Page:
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Greens want to merge Ontario school boards
The party unveils its provincial election campaign platform
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They may not be high on your radar but there is another provincial party that wants your attention - and it's doing it by proposing to merge the province's school boards.

The Green Party has launched its campaign platform with hopes of getting its first seat at Queen's Park on June 12th.

Leader Mike Schreiner says the move would save up to $1.6 billion - money which can be put into classrooms and properly educate special needs children.

Schreiner points to a failed Progressive Conservative plan from the 2007, when then-leader John Tory promised faith based-funding. While he the Green leader says he doesn't agree with the entire Tory vision, he believes there shouldn't be segregation when it comes to school funding.

He also props up his jobs plan, which would lower payroll taxes for small businesses. He would specifically double companies' health tax exemption. To make up the hole in money coming to the province, he would increase taxes for larger firms by one per cent.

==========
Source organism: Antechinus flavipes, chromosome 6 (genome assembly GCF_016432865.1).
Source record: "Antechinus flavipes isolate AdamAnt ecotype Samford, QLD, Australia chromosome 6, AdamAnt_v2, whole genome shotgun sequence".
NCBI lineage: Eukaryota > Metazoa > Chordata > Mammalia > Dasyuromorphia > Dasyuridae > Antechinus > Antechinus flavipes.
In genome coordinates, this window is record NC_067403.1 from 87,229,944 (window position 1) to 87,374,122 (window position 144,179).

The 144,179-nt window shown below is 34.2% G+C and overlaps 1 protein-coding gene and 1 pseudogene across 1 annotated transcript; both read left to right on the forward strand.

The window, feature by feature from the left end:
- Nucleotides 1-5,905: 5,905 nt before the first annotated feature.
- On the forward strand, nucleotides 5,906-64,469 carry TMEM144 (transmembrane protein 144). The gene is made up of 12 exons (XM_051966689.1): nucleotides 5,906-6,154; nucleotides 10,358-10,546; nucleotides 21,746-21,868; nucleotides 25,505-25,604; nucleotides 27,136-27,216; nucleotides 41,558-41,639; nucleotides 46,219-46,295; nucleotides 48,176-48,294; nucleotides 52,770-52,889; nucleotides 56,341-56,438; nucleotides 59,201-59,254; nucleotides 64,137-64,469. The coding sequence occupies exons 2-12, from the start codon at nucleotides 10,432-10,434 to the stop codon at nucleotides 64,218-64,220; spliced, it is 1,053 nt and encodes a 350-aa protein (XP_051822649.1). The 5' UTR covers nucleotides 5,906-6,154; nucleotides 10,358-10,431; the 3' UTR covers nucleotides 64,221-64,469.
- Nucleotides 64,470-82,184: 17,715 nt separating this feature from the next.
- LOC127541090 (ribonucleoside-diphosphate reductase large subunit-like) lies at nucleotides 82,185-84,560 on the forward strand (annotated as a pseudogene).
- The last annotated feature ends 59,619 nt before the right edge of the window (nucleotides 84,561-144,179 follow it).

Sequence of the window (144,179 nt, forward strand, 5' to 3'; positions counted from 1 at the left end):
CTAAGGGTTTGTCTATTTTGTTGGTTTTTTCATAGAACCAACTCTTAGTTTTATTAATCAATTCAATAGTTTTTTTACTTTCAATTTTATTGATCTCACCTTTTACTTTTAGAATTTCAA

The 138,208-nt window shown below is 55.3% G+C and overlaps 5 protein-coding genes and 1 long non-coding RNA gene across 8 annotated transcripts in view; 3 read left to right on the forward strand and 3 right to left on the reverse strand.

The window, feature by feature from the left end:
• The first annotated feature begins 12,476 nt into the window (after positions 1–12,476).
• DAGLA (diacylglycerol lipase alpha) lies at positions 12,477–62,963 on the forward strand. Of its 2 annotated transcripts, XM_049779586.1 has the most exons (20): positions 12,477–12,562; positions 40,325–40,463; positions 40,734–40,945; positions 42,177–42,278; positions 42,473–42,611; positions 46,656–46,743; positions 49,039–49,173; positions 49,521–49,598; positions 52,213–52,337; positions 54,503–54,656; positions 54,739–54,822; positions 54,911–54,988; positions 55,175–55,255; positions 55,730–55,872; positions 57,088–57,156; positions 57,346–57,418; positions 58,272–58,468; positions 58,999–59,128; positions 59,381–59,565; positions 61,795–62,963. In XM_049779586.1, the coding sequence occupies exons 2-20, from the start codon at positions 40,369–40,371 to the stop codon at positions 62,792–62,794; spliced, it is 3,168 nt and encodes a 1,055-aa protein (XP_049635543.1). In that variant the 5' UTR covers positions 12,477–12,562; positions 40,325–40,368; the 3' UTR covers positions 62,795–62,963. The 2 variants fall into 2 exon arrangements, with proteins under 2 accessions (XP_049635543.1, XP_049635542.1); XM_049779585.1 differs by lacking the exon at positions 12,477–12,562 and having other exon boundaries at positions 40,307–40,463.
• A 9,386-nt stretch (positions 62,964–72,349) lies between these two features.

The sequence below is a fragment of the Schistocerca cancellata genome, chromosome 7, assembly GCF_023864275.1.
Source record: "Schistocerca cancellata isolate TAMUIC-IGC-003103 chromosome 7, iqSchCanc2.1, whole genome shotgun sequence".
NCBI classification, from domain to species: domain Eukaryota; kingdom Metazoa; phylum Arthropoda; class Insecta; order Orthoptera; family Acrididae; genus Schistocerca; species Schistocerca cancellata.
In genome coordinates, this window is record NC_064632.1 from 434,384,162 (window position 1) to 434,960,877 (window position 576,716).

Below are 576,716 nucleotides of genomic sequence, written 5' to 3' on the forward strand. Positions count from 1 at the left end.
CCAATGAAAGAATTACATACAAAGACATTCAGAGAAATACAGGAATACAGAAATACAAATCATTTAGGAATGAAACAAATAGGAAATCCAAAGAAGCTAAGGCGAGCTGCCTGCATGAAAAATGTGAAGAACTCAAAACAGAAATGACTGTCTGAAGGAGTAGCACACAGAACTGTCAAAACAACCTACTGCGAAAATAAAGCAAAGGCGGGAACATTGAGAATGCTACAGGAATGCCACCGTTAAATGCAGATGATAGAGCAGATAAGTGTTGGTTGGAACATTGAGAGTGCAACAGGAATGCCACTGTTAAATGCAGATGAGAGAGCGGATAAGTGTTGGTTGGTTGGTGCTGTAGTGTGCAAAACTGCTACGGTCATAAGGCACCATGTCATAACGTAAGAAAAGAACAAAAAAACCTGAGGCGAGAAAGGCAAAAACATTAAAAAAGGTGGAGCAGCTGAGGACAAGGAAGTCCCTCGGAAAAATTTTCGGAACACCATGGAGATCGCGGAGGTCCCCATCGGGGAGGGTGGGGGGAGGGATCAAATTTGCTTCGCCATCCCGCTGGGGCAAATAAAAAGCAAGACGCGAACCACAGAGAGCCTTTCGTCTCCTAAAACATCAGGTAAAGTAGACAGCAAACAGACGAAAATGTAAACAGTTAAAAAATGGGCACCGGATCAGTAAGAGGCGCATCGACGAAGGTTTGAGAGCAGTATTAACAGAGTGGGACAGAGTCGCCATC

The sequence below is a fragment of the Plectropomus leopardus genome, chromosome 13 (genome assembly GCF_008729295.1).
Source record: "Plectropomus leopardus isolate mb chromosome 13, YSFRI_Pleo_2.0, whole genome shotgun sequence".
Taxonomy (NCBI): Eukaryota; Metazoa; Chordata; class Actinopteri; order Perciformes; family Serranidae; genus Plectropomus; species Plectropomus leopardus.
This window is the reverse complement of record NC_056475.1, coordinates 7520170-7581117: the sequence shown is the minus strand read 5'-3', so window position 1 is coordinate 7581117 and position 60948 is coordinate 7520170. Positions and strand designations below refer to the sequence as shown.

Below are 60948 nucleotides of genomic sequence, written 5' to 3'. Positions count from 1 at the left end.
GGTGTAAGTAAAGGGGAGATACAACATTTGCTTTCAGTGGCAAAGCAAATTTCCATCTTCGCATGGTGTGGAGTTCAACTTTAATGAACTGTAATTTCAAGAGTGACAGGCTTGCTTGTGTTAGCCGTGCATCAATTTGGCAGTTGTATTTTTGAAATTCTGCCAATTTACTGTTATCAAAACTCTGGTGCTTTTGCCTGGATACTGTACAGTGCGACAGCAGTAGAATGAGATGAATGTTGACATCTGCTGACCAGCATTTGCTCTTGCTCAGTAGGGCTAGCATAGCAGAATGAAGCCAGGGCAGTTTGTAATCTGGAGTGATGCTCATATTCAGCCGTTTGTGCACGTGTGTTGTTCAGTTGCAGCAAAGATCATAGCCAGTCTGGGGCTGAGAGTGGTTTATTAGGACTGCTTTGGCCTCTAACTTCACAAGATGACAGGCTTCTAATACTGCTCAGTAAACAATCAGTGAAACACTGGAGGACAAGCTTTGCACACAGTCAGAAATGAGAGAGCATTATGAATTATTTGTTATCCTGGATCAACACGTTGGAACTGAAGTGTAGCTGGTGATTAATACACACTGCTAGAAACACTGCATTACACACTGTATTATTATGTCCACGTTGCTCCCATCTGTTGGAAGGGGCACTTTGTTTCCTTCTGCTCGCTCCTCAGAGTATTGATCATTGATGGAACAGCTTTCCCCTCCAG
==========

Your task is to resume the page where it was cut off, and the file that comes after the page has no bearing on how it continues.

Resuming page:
Schreiner believes his party can get on the floor of the legislature this time around, given many residents he speaks with want change.

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0 0

They may not be high on your radar but there is another provincial party that wants your attention - and it's doing it by proposing to merge the province's school boards.

The Green Party has launched its campaign platform with hopes of getting its first seat at Queen's Park on June 12th.

Leader Mike Schreiner says the move would save up to $1.6 billion - money which can be put into classrooms and properly educate special needs children.

Schreiner points to a failed Progressive Conservative plan from the 2007, when then-leader John Tory promised faith based-funding. While he the Green leader says he doesn't agree with the entire Tory vision, he believes there shouldn't be segregation when it comes to school funding.

He also props up his jobs plan, which would lower payroll taxes for small businesses. He would specifically double companies' health tax exemption. To make up the hole in money coming to the province, he would increase taxes for larger firms by one per cent.

Schreiner believes his party can get on the floor of the legislature this time around, given many residents he speaks with want change.

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